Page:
I read all of these when I was very young, and I remember them not at all as books but as things that happened to me.
-- John Steinbeck, Steinbeck's Ghost
I love to read. I love to turn to the back of a book and scan the end notes, peruse the bibliography and enjoy the look of the paper and printing. I fear reading a lost art and activity. It does not gratify instantly. To immerse oneself in a good narrative takes one away from oneself. Our oldest child has experienced this in her reading. The other two love to read as well. Yet, with all the seduction of many technologies surrounding them all, I see the potential for them entering the "dumbest generation". So much of what is wrong with our country currently relies on an illiterate, pagan populace so immersed in pop culture that they cannot think themselves out of the coming tyranny. (There is alot, at present, right with the country too...)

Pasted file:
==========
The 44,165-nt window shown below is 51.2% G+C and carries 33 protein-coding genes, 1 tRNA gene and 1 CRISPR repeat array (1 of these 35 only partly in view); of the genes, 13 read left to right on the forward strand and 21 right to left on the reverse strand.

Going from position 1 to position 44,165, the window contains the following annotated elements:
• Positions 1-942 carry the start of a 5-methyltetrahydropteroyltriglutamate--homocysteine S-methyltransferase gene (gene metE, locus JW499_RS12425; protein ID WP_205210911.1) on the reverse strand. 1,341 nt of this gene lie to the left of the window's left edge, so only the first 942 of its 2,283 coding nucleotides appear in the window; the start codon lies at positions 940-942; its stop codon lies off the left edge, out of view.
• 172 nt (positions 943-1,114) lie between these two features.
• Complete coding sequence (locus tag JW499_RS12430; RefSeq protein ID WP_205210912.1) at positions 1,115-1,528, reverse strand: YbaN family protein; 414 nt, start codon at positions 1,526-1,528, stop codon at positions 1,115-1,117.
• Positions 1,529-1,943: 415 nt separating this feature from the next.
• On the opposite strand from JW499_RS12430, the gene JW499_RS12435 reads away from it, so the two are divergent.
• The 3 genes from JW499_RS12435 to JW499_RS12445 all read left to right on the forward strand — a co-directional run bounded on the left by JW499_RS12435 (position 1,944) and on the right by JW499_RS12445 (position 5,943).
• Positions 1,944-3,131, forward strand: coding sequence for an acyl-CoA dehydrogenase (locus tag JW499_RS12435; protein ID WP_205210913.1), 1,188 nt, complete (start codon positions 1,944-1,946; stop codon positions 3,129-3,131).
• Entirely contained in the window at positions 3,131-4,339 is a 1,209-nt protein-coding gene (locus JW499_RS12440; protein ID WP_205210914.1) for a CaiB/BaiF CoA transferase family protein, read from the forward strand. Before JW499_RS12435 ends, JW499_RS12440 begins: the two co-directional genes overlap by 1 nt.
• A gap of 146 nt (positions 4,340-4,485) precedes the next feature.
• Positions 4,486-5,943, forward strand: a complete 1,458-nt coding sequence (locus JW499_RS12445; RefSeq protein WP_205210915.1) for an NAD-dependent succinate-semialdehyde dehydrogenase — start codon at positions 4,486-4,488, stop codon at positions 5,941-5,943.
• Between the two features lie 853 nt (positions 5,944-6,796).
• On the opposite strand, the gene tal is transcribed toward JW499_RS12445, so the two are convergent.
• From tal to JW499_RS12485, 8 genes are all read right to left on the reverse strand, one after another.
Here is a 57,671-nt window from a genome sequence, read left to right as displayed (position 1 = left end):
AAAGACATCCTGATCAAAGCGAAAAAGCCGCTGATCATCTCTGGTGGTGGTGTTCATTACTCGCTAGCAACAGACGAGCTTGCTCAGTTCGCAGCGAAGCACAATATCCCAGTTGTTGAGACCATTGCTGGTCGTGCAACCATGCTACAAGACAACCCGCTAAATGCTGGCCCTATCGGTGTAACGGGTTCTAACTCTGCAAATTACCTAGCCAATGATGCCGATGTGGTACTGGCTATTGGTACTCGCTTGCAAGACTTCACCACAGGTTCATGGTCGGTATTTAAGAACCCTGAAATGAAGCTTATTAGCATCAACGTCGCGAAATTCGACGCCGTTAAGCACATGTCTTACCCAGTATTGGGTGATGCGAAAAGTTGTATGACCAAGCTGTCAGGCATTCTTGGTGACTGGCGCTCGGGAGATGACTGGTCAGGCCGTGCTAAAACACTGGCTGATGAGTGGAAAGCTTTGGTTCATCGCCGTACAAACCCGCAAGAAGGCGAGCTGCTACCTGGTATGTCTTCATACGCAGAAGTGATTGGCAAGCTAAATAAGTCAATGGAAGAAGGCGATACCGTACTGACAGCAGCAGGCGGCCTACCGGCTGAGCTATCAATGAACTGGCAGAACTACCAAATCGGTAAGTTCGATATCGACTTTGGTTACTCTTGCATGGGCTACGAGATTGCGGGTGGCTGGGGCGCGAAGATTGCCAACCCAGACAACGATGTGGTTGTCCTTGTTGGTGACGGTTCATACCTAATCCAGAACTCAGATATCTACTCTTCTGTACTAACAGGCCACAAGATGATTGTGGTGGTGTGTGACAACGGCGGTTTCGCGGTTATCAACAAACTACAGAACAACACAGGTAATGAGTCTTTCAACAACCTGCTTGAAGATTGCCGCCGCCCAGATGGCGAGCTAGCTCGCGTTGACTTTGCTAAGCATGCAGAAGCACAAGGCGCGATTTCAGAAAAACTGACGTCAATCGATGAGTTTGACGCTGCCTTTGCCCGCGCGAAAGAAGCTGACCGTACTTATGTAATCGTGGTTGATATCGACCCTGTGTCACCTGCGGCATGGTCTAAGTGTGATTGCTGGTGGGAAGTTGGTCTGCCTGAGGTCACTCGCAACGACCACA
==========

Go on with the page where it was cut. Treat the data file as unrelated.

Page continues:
This year we are joining forces with other homeschooling parents and becoming involved in a hybrid school. The school, which meets on Tuesdays and Thursdays, is dedicated to one of the best educators ever to walk the planet, St. John Bosco. One big hope I bring to the upcoming year is that we will be more engaged by our curriculum. I am pooped from planning. Not that that will keep me from planning and keeping up with what the children are studying. This past year saw fits and starts, and a few short courses of good reading, good discussion and drawing and writing. I think it was more like sprinting. In the upcoming year, I'd like to see our academics as marathon training.
Our children are at pivotal years in their academic development -- 8, 11 and 13. Here is a wonderful link I found that reviews books for tween; the above quote is taken from the blog, Treasure Chest for Tweens.
Some of Mom's Summer reading:
To Kill A Mockingbird
Theology of the Body for Teens
Aquinas's Shorter Summa
Minimus: Starting Out in Latin
Kentucky: A Pictorial History
Around Atlanta with Children